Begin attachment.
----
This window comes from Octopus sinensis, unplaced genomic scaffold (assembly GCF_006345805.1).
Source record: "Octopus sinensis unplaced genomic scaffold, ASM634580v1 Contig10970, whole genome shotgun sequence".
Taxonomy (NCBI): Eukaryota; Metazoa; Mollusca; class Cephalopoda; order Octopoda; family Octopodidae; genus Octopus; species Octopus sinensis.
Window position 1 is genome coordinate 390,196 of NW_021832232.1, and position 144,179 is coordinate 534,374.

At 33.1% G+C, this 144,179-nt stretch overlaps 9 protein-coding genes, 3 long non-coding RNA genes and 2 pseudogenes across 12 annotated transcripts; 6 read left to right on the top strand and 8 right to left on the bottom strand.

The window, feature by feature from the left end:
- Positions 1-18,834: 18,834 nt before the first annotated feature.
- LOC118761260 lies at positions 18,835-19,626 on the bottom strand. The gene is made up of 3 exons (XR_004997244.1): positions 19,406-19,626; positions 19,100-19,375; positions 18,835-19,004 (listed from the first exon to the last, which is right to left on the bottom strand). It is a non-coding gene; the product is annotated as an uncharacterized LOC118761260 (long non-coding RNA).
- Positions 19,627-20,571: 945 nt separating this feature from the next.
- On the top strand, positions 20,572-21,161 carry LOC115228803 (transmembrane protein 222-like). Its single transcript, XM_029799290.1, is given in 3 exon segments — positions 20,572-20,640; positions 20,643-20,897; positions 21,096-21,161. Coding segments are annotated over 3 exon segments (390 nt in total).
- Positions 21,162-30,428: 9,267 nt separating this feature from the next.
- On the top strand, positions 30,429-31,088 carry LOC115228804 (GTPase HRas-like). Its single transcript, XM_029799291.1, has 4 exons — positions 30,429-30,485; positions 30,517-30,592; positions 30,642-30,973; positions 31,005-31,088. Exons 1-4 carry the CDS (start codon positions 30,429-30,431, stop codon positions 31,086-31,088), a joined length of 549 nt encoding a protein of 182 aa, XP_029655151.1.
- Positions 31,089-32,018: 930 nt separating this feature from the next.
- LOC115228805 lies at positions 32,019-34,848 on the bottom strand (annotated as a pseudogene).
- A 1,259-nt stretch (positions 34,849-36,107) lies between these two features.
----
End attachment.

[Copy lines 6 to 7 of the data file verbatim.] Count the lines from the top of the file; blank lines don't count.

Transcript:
The window, feature by feature from the left end:
- Positions 1-18,834: 18,834 nt before the first annotated feature.